Book Review: Beyond Rue Morgue: Further Tales of Edgar Allen Poe’s 1st Detective


Beyond Rue Morgue: Further Tales of Edgar Allen Poe’s 1st Detective

Edited by Paul Kane and Charles Prepolec
324 pp. Titan Books

Sir Arthur Conan Doyle’s Sherlock Holmes is used as the template for detectives with amazing memory, visual, and deductive skills. There have been many recent TV shows based on this type of character – “Monk”, “Psych”, “The Mentalist”, “Unforgettable”, “Lie to Me” – all shows with a lead character exhibiting hyper deductive, hyper observant skills. Even shows in the CSI realm depend on this type of behavior, although they use questionable science and computer techniques to produce such deductions. There are even two Sherlock Holmes shows set in the modern day – “Elementary” and “Sherlock”. Holmes must surely be the original!

Edgar Allen Poe would beg to differ. His Chevalier C. Auguste Dupin from “The Murders in the Rue Morgue” dates back to 1841… 46 years before the first Holmes story was published in 1887. To redress this situation, Paul Kane and Charles Prepolec have collected a set of stories inspired by C. Auguste Dupin in Beyond Rue Morgue: Further Tales of Edgar Allen Poe’s 1st Detective.

Anchoring the book is the original Poe story. I had not read this story for many years, although I remembered the main plot. It’s somewhat difficult to read, and the plot is laid out in a series of long speeches by Dupin exhaustively explaining his deductions. It is amazing today to read this story and realize how it already completely embodies what we are so familiar with in detective stories. Dupin takes the smallest bits of evidence – some strange hair, differing eyewitness testimonies – and weaves them into an amazing whole.

What follows are nine stories, all but one written specifically for this collection. Several feature the unnamed narrator from Poe’s story as the protagonist; some feature Dupin interacting with other narrators; and some feature descendants of Dupin.

My favorite story in the collection is Elizabeth Massie’s “From Darkness, Emerged, Returned”. It tells the story of Dupin’s American great-granddaughter, Molly Dupin, and the murder of the young man she loved. She is a recluse, yet she still manages to solve the murder. This was the most creative use of the Dupin legacy, and had a very different feel than the other stories. It is also the only story to feature a female protagonist, which I definitely appreciated.

The only previously published story in the collection is Clive Barker’s “New Murders in the Rue Morgue”, originally published in his Clive Barker’s Books of Blood Volume 2. It is the last story in the collection, deliberately put there to bookend the original story that opens the book. This story has the most direct connection to Poe’s original –more murders committed in the infamous street in Paris. The narrator, Lewis, is the grandson of Poe’s unnamed narrator.  This story is one of two that connects itself directly to Poe. Lewis informs the reader of his tale that his grandfather met Poe and told him the story of the original murders.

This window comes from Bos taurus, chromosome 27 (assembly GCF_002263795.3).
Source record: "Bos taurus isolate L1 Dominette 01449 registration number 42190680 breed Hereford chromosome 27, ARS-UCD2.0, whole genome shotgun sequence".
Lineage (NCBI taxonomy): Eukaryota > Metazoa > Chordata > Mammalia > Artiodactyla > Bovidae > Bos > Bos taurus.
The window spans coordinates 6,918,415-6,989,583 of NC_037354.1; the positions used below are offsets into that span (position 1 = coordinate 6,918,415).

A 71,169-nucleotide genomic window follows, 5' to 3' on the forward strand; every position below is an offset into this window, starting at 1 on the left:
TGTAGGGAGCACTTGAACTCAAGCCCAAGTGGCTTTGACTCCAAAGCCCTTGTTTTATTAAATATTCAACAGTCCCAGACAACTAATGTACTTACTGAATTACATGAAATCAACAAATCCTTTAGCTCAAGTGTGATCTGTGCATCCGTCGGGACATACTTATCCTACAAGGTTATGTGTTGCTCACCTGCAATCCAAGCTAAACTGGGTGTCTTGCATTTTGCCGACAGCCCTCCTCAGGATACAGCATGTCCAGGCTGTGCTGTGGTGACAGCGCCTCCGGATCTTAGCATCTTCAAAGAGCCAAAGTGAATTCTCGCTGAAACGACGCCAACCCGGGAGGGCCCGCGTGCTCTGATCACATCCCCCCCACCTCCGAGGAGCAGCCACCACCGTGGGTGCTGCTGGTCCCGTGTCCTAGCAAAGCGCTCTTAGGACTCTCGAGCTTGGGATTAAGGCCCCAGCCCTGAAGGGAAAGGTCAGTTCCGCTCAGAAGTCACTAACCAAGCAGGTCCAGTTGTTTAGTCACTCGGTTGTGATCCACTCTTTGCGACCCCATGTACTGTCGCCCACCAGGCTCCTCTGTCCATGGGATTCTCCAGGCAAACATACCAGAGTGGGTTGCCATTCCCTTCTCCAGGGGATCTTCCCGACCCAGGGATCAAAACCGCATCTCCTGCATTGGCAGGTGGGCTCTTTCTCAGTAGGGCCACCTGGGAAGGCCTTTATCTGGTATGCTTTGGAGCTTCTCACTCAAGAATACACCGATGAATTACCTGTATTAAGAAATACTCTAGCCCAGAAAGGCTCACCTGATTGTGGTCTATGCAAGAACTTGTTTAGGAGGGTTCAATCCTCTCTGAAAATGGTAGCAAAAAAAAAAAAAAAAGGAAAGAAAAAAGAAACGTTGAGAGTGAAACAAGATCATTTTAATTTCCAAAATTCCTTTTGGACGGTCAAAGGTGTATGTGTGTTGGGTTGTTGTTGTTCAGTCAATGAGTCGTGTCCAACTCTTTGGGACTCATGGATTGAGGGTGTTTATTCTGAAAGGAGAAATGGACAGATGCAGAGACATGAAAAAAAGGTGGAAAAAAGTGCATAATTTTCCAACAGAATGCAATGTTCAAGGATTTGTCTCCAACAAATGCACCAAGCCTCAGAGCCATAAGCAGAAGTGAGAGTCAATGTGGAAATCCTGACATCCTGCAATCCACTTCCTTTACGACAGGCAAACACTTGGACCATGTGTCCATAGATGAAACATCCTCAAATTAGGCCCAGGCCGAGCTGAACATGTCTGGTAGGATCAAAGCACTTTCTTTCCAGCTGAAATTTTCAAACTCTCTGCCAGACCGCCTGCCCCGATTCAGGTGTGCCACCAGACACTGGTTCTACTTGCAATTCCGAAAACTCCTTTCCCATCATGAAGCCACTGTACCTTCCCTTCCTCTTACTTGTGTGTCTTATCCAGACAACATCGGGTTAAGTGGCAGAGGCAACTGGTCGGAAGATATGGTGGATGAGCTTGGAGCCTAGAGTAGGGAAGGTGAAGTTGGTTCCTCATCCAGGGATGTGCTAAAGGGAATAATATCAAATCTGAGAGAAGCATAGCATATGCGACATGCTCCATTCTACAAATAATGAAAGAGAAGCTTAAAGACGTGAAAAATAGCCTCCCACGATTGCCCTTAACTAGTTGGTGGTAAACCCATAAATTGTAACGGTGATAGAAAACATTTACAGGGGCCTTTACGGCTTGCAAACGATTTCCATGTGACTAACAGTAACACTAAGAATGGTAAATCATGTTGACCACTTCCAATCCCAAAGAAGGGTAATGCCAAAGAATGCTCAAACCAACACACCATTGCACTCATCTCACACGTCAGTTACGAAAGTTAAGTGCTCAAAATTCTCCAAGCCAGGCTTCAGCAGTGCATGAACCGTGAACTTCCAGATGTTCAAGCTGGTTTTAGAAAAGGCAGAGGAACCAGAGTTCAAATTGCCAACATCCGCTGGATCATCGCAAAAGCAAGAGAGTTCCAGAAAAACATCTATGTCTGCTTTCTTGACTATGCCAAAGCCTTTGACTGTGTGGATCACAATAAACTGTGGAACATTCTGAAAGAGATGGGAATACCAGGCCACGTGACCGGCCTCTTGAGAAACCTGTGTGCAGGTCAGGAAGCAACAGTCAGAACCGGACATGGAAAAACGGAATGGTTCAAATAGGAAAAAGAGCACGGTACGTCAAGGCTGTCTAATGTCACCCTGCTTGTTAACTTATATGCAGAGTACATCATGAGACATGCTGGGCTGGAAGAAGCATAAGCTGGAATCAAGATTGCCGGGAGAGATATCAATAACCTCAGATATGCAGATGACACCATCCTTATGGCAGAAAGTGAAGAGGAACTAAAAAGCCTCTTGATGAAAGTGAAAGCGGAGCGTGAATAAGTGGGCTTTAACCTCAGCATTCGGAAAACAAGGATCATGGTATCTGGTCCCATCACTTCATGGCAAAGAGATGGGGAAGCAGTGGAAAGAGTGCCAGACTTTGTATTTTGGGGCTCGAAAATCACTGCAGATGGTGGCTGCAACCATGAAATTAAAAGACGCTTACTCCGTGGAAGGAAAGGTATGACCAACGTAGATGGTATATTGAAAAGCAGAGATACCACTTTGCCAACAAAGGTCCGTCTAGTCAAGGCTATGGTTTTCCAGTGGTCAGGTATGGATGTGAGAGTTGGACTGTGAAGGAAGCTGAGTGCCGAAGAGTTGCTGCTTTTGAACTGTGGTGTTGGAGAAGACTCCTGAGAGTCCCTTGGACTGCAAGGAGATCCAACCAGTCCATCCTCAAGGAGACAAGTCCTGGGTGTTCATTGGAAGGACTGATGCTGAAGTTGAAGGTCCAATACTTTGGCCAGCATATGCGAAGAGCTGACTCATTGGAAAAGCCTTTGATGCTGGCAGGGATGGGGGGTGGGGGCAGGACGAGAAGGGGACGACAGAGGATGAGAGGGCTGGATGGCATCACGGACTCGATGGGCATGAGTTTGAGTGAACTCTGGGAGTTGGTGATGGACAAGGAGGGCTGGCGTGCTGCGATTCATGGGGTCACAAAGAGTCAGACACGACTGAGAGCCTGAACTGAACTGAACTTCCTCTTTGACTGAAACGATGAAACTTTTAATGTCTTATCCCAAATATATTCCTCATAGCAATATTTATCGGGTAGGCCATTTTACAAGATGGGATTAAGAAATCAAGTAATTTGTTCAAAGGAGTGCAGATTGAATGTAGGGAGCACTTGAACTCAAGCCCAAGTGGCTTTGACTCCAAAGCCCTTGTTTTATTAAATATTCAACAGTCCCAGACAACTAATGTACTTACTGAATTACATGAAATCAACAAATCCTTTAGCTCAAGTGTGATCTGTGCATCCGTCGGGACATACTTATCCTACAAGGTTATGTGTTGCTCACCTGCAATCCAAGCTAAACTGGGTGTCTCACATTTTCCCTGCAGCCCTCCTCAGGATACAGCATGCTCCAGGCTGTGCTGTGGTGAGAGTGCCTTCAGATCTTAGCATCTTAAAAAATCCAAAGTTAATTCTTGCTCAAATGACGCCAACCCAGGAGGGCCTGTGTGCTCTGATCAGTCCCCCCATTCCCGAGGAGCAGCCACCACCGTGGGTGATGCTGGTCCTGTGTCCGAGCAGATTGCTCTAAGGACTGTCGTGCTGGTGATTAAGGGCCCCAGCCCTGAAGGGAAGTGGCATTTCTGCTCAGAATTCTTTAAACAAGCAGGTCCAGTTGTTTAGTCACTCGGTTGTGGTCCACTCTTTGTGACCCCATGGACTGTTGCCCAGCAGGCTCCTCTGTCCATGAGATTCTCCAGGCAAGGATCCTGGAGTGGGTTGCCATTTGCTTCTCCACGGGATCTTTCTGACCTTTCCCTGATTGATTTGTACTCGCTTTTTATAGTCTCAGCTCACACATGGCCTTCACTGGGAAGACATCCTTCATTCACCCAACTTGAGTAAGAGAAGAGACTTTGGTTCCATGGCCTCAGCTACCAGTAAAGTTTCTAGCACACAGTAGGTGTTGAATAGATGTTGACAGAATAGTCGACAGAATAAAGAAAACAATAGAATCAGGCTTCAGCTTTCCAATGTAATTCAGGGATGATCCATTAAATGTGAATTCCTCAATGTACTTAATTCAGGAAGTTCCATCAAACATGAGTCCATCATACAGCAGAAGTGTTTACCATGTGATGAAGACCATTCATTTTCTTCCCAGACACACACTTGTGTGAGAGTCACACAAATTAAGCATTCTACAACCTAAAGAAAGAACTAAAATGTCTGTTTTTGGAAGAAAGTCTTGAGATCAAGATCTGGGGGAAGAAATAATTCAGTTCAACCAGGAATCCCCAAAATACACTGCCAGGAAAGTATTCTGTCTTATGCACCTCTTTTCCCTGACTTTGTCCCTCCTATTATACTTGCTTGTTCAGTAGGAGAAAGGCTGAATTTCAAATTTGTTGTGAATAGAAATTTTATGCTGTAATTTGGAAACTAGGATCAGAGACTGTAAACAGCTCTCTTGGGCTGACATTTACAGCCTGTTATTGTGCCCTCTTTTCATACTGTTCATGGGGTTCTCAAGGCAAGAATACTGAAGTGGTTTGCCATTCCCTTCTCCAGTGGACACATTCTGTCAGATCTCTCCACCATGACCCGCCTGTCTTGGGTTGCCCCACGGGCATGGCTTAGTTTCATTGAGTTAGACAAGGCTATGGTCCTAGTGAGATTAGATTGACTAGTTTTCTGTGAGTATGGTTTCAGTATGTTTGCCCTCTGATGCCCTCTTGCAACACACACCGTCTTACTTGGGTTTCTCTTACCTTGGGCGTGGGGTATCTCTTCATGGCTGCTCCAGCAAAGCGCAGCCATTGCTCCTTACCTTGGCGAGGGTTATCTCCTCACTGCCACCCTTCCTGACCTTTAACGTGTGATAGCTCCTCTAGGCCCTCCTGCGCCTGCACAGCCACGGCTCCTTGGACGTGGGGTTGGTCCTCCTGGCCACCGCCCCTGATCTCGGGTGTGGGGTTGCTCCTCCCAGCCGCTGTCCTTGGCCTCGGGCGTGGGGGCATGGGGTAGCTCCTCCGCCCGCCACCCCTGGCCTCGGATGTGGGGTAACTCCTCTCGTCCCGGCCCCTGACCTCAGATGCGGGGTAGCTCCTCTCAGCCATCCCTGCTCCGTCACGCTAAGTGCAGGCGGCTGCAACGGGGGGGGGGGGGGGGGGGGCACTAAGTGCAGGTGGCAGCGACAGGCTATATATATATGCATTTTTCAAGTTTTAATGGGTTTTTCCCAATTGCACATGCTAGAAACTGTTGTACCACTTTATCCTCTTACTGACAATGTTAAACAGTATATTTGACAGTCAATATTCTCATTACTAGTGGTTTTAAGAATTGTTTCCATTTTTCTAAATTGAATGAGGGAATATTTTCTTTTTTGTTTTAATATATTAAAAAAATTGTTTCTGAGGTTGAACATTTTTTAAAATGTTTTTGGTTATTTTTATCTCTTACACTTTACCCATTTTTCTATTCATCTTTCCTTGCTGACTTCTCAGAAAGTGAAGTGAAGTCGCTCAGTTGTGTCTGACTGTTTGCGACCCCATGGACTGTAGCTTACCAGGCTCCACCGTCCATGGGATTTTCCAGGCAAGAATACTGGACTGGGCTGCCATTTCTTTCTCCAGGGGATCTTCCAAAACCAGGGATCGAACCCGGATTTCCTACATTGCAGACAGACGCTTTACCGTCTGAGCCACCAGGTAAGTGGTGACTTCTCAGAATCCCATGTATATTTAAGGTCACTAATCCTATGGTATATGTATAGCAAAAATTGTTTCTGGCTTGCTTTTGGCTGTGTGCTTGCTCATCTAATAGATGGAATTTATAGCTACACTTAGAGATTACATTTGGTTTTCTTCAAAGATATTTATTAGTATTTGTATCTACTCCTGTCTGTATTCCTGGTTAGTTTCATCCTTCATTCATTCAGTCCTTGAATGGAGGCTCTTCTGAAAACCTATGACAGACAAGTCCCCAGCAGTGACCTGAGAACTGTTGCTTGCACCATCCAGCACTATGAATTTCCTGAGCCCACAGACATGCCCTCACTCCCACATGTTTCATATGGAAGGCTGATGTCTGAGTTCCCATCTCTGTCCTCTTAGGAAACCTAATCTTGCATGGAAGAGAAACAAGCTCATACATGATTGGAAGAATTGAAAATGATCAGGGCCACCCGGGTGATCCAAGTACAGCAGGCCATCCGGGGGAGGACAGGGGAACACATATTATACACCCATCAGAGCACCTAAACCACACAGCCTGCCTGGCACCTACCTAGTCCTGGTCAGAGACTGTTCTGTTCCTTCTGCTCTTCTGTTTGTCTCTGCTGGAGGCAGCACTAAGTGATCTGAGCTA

The story with the most original twist is “The Purloined Face”, by Stephen Volk. In this story Sherlock Holmes himself is the narrator, and we discover that Edgar Allen Poe is living in France under the name Dupin! In America Poe met a doppelganger of his named Dupin. Dupin was dying, so Poe took the opportunity to assume his identity and move to France. The doppelganger took the Poe name to the grave. The story is based on Gaston Leroux’ The Phantom of the Opera.  Although I preferred other stories, this one had the most tragic victim. Unfortunately this story does a great disservice to Holmes. He displays none of his trademark observation and deduction skills. It’s quite difficult to read a story where Holmes is the one stunned at the deduction prowess of another.

This story best illustrates the main weakness of the concept behind the book. In the end there is nothing unique about Dupin. Given the ubiquity of the hyper observant, hyper deductive detective trope, these stories could have just as easily been Holmes stories, Dupin stories, or even episodes of “The Mentalist”.

I recommend this book to anyone who enjoys detective stories. The weakness in the purpose behind the book doesn’t detract from the stories themselves – they are well written and enjoyable. You can order a copy by going HERE.

Elizabeth Ocon

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